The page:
The law was passed as a reform of the Marketing Act. It is especially targeted at influencers promoting different brands on their accounts.
In Norway a new law is coming into force that requires social media influencers and advertisers to tell if an image has been edited.
The amendment, approved as a reform of the Marketing Act in June, aims to incite unrealistic beauty ideals. The king of the land will later decide when the new law will come into force.
“[Laissa] among other things, it requires that processed advertisements be marked if, as a result of the processing, the human body in the advertising content differs from reality in terms of body shape, size or skin, ”the reform states.
BBC’s social media influencers interviewed welcome the reform.
“I used to struggle with body image problems because of Instagram. The worst part is that I don’t even know if the girls I admired were dealing with their pictures. That’s why we need answers – we need this law, ”he said Madeleine Pedersen To the BBC.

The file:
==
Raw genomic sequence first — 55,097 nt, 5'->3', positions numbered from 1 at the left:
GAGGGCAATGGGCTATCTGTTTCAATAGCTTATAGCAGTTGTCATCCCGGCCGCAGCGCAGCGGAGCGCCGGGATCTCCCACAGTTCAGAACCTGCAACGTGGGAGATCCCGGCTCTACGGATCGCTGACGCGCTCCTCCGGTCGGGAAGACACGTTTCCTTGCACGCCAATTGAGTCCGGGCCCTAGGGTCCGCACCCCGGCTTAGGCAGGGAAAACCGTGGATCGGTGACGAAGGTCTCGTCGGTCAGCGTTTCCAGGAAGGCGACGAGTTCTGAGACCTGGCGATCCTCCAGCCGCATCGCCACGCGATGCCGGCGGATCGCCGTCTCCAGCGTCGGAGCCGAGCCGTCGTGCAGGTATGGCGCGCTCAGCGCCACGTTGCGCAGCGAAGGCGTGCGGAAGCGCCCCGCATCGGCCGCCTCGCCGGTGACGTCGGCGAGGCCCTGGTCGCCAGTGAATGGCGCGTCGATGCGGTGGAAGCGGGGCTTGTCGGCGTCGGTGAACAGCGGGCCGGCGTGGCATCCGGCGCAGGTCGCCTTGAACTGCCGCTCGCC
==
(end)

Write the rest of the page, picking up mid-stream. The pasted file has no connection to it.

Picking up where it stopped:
Eirin Kristiansen sees the new law as a step in the right direction, but does not see it as well thought out and does not believe it will affect young people’s self-esteem problems.
“Mental health problems are affected by so many other things as the images we process. One extra stamp in the advertiser’s image isn’t going to change how young girls and boys really feel, ”Kristiansen told the BBC.
The proposal The Norwegian Ministry of Children and Families hopes that the reform will help to reduce the harmful effects of manipulated advertising.
However, the ministry acknowledged, according to Vice, that the claim could be difficult to enforce. Edited images may not be easy to spot.
The law is also feared to put pressure on some young social media influencers to get into cosmetic surgery to fit their ideals.